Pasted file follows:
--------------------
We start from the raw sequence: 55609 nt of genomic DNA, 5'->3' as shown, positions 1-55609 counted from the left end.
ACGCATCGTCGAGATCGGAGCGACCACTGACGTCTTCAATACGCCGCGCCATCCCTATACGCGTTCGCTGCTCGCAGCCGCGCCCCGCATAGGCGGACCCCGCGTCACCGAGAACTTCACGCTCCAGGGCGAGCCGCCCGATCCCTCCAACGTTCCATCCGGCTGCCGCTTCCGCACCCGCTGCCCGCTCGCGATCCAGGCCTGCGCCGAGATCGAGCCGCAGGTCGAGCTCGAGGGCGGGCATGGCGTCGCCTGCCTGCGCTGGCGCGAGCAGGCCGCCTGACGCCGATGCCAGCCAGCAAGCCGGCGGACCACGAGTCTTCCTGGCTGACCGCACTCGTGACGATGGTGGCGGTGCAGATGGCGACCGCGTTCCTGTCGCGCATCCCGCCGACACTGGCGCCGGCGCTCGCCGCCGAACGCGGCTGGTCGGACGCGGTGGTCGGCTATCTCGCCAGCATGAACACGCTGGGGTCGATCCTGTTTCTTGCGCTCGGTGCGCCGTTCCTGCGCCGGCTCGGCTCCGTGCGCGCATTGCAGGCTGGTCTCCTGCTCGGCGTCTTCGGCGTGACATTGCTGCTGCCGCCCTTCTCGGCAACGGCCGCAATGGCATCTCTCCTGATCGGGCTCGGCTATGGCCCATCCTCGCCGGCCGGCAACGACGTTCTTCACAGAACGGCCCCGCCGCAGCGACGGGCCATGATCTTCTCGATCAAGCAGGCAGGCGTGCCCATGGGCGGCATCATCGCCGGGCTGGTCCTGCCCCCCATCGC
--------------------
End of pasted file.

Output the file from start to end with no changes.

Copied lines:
We start from the raw sequence: 55609 nt of genomic DNA, 5'->3' as shown, positions 1-55609 counted from the left end.
ACGCATCGTCGAGATCGGAGCGACCACTGACGTCTTCAATACGCCGCGCCATCCCTATACGCGTTCGCTGCTCGCAGCCGCGCCCCGCATAGGCGGACCCCGCGTCACCGAGAACTTCACGCTCCAGGGCGAGCCGCCCGATCCCTCCAACGTTCCATCCGGCTGCCGCTTCCGCACCCGCTGCCCGCTCGCGATCCAGGCCTGCGCCGAGATCGAGCCGCAGGTCGAGCTCGAGGGCGGGCATGGCGTCGCCTGCCTGCGCTGGCGCGAGCAGGCCGCCTGACGCCGATGCCAGCCAGCAAGCCGGCGGACCACGAGTCTTCCTGGCTGACCGCACTCGTGACGATGGTGGCGGTGCAGATGGCGACCGCGTTCCTGTCGCGCATCCCGCCGACACTGGCGCCGGCGCTCGCCGCCGAACGCGGCTGGTCGGACGCGGTGGTCGGCTATCTCGCCAGCATGAACACGCTGGGGTCGATCCTGTTTCTTGCGCTCGGTGCGCCGTTCCTGCGCCGGCTCGGCTCCGTGCGCGCATTGCAGGCTGGTCTCCTGCTCGGCGTCTTCGGCGTGACATTGCTGCTGCCGCCCTTCTCGGCAACGGCCGCAATGGCATCTCTCCTGATCGGGCTCGGCTATGGCCCATCCTCGCCGGCCGGCAACGACGTTCTTCACAGAACGGCCCCGCCGCAGCGACGGGCCATGATCTTCTCGATCAAGCAGGCAGGCGTGCCCATGGGCGGCATCATCGCCGGGCTGGTCCTGCCCCCCATCGC